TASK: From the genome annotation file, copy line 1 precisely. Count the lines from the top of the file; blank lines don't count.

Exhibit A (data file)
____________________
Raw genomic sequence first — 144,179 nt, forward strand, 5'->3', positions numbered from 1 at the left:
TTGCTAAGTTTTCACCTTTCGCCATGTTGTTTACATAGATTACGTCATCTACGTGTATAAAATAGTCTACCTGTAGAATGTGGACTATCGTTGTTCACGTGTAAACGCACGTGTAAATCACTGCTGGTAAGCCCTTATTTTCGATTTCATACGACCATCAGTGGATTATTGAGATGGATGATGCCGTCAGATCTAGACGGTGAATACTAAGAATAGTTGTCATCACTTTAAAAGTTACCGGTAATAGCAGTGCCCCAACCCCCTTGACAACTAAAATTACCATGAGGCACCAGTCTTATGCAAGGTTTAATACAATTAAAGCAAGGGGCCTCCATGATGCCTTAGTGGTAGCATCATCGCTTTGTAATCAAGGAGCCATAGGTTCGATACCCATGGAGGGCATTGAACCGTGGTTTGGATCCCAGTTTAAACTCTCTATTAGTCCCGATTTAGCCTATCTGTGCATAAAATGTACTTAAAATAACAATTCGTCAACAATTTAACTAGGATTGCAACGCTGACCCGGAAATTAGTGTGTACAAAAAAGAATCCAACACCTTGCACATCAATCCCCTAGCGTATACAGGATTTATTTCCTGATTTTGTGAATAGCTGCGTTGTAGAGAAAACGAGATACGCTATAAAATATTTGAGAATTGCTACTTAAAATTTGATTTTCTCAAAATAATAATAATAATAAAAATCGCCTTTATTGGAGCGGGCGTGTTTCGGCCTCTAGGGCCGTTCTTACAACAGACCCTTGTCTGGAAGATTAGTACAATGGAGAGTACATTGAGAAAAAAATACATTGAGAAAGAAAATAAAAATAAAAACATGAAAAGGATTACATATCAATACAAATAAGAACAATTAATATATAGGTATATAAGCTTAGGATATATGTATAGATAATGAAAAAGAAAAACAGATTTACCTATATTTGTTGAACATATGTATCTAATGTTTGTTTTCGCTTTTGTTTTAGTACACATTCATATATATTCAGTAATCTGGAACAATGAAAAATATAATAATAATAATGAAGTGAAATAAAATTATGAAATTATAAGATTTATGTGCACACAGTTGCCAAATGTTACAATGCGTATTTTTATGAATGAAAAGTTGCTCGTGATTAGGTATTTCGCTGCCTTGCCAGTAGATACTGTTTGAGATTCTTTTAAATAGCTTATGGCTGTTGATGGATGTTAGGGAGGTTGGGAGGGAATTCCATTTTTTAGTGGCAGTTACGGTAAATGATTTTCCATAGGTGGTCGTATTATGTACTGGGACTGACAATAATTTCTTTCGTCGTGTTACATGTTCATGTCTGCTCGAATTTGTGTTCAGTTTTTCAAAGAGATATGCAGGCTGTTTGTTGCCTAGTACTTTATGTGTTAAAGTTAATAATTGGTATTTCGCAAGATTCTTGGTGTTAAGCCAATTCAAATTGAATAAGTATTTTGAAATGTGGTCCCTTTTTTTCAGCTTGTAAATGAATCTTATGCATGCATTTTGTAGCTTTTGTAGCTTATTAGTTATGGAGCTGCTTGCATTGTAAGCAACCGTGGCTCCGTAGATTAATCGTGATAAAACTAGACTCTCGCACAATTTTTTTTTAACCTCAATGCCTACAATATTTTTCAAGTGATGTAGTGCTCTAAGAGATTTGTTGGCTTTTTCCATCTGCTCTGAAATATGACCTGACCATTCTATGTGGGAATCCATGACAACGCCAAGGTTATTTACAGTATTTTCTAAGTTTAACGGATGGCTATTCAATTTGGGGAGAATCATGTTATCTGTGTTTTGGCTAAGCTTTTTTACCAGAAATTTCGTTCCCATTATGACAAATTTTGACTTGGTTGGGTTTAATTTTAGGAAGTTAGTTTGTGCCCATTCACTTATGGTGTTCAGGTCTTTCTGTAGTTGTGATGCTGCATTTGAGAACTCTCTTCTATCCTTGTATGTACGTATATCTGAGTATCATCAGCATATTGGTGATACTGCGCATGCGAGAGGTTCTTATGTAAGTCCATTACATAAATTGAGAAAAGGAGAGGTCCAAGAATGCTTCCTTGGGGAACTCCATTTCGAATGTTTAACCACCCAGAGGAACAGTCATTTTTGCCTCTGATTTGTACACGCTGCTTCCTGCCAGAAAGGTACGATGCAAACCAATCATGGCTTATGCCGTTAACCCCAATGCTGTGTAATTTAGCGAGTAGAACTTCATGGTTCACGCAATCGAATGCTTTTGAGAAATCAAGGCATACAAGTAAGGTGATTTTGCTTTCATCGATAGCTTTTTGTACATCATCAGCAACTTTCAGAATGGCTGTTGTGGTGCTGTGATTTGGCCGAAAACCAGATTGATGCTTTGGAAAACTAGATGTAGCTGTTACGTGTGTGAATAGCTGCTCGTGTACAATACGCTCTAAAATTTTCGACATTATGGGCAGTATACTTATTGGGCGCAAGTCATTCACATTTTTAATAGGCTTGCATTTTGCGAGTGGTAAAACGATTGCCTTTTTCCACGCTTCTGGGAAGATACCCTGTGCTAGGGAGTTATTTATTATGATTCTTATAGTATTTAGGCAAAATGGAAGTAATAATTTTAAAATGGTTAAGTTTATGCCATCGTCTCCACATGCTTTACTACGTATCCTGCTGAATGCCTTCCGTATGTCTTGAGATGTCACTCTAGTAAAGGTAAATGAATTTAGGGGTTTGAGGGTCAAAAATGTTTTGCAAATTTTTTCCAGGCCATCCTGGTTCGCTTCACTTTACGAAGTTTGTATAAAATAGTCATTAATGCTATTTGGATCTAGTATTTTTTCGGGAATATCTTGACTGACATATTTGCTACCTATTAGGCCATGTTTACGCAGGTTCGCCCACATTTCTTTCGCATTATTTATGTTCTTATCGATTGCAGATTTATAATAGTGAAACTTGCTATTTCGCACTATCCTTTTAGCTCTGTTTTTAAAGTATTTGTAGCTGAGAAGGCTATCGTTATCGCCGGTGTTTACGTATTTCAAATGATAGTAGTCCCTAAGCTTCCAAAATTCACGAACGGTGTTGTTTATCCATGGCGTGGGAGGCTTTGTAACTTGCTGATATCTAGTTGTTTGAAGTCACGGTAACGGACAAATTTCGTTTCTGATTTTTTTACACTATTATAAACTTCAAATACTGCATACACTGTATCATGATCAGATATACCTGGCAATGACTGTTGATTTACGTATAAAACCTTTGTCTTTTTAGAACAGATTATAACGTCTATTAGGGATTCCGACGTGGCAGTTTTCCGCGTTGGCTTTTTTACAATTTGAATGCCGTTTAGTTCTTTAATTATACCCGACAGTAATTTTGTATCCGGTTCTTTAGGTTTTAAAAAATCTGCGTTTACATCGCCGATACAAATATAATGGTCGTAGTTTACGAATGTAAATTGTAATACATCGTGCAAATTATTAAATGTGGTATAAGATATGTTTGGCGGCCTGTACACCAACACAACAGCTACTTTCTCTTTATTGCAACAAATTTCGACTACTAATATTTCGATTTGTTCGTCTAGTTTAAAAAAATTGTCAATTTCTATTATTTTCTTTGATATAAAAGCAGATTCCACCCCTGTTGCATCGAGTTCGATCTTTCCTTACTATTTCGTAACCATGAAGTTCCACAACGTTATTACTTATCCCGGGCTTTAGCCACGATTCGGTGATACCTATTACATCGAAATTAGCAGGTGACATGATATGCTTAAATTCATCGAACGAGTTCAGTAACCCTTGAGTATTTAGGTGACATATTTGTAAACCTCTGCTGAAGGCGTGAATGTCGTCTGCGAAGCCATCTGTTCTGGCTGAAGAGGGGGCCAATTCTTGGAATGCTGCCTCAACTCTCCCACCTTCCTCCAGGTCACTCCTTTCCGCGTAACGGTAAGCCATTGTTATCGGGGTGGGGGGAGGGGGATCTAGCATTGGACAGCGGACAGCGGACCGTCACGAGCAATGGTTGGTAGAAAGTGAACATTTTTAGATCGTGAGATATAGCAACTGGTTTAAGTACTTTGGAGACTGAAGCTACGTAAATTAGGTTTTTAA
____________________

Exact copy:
Raw genomic sequence first — 144,179 nt, forward strand, 5'->3', positions numbered from 1 at the left: